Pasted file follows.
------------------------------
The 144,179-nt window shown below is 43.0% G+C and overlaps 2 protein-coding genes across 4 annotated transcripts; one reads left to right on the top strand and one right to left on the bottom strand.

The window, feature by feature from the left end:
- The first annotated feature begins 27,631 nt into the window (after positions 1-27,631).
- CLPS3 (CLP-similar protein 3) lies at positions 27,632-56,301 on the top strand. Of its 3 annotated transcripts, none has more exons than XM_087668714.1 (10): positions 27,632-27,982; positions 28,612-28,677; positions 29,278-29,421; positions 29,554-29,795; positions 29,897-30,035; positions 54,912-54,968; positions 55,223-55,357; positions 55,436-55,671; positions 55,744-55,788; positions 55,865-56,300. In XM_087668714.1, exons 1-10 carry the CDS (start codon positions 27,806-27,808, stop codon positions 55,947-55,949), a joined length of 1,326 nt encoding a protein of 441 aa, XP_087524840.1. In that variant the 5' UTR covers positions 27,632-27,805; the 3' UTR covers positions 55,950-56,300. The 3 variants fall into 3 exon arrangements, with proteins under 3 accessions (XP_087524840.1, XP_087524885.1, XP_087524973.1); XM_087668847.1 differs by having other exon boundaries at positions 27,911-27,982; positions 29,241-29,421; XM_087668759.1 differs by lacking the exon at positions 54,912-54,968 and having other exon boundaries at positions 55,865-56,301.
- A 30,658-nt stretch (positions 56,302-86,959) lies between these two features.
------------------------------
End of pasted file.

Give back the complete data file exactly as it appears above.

The 144,179-nt window shown below is 43.0% G+C and overlaps 2 protein-coding genes across 4 annotated transcripts; one reads left to right on the top strand and one right to left on the bottom strand.

The window, feature by feature from the left end:
- The first annotated feature begins 27,631 nt into the window (after positions 1-27,631).
- CLPS3 (CLP-similar protein 3) lies at positions 27,632-56,301 on the top strand. Of its 3 annotated transcripts, none has more exons than XM_087668714.1 (10): positions 27,632-27,982; positions 28,612-28,677; positions 29,278-29,421; positions 29,554-29,795; positions 29,897-30,035; positions 54,912-54,968; positions 55,223-55,357; positions 55,436-55,671; positions 55,744-55,788; positions 55,865-56,300. In XM_087668714.1, exons 1-10 carry the CDS (start codon positions 27,806-27,808, stop codon positions 55,947-55,949), a joined length of 1,326 nt encoding a protein of 441 aa, XP_087524840.1. In that variant the 5' UTR covers positions 27,632-27,805; the 3' UTR covers positions 55,950-56,300. The 3 variants fall into 3 exon arrangements, with proteins under 3 accessions (XP_087524840.1, XP_087524885.1, XP_087524973.1); XM_087668847.1 differs by having other exon boundaries at positions 27,911-27,982; positions 29,241-29,421; XM_087668759.1 differs by lacking the exon at positions 54,912-54,968 and having other exon boundaries at positions 55,865-56,301.
- A 30,658-nt stretch (positions 56,302-86,959) lies between these two features.